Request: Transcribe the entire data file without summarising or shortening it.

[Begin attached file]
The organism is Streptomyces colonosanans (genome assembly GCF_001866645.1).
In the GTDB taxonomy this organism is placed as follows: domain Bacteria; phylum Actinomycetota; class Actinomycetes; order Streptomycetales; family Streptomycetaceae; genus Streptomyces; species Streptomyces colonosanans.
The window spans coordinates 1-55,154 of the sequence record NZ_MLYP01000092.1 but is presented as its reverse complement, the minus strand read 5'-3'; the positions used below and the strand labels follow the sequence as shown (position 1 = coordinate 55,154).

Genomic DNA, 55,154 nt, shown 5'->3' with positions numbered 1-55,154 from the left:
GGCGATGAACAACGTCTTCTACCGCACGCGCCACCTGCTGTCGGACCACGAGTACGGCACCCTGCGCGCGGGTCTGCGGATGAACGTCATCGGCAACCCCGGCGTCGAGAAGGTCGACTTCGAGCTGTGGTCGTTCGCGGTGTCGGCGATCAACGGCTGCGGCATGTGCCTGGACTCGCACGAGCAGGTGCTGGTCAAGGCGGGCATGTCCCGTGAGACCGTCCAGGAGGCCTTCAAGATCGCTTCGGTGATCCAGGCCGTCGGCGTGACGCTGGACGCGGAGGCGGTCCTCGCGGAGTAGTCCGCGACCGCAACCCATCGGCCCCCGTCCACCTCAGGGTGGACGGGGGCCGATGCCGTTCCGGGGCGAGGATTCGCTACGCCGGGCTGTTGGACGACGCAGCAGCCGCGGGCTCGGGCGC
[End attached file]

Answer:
The organism is Streptomyces colonosanans (genome assembly GCF_001866645.1).
In the GTDB taxonomy this organism is placed as follows: domain Bacteria; phylum Actinomycetota; class Actinomycetes; order Streptomycetales; family Streptomycetaceae; genus Streptomyces; species Streptomyces colonosanans.
The window spans coordinates 1-55,154 of the sequence record NZ_MLYP01000092.1 but is presented as its reverse complement, the minus strand read 5'-3'; the positions used below and the strand labels follow the sequence as shown (position 1 = coordinate 55,154).

Genomic DNA, 55,154 nt, shown 5'->3' with positions numbered 1-55,154 from the left:
GGCGATGAACAACGTCTTCTACCGCACGCGCCACCTGCTGTCGGACCACGAGTACGGCACCCTGCGCGCGGGTCTGCGGATGAACGTCATCGGCAACCCCGGCGTCGAGAAGGTCGACTTCGAGCTGTGGTCGTTCGCGGTGTCGGCGATCAACGGCTGCGGCATGTGCCTGGACTCGCACGAGCAGGTGCTGGTCAAGGCGGGCATGTCCCGTGAGACCGTCCAGGAGGCCTTCAAGATCGCTTCGGTGATCCAGGCCGTCGGCGTGACGCTGGACGCGGAGGCGGTCCTCGCGGAGTAGTCCGCGACCGCAACCCATCGGCCCCCGTCCACCTCAGGGTGGACGGGGGCCGATGCCGTTCCGGGGCGAGGATTCGCTACGCCGGGCTGTTGGACGACGCAGCAGCCGCGGGCTCGGGCGC